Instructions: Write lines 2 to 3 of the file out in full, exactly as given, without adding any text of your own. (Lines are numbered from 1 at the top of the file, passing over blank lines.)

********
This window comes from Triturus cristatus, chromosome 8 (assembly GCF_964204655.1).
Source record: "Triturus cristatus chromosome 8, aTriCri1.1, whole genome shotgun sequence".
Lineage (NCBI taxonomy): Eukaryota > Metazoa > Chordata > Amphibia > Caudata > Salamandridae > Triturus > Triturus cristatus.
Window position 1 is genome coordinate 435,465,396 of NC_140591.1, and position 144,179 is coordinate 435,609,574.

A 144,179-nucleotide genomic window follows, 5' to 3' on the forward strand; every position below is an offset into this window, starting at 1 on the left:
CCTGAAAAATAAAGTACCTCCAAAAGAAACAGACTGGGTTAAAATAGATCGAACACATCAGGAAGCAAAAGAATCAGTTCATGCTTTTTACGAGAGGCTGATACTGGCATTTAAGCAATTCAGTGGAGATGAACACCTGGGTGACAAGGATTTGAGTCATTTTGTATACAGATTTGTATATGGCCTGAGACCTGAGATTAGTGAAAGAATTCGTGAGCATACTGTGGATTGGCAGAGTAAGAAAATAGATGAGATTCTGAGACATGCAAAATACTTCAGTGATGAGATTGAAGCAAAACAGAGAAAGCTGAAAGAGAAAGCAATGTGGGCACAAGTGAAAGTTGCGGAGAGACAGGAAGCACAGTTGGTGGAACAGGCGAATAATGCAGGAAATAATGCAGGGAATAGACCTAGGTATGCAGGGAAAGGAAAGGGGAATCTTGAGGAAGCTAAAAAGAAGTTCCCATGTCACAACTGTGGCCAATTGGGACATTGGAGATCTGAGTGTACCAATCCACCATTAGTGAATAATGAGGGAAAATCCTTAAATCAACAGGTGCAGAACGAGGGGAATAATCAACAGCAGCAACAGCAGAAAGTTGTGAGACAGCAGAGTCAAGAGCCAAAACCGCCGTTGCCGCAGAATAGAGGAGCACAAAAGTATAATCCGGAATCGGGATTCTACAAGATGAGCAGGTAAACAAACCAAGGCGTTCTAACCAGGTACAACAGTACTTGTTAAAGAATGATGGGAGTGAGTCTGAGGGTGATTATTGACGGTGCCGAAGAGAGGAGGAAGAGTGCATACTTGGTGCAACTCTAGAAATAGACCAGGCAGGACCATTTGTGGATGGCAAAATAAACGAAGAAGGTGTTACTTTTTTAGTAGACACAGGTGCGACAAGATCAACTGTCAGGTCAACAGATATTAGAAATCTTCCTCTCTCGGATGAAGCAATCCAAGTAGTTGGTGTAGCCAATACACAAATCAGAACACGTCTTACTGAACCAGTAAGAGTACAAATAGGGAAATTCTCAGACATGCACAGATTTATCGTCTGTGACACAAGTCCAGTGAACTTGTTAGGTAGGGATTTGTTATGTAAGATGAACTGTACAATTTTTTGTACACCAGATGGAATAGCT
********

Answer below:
Source record: "Triturus cristatus chromosome 8, aTriCri1.1, whole genome shotgun sequence".
Lineage (NCBI taxonomy): Eukaryota > Metazoa > Chordata > Amphibia > Caudata > Salamandridae > Triturus > Triturus cristatus.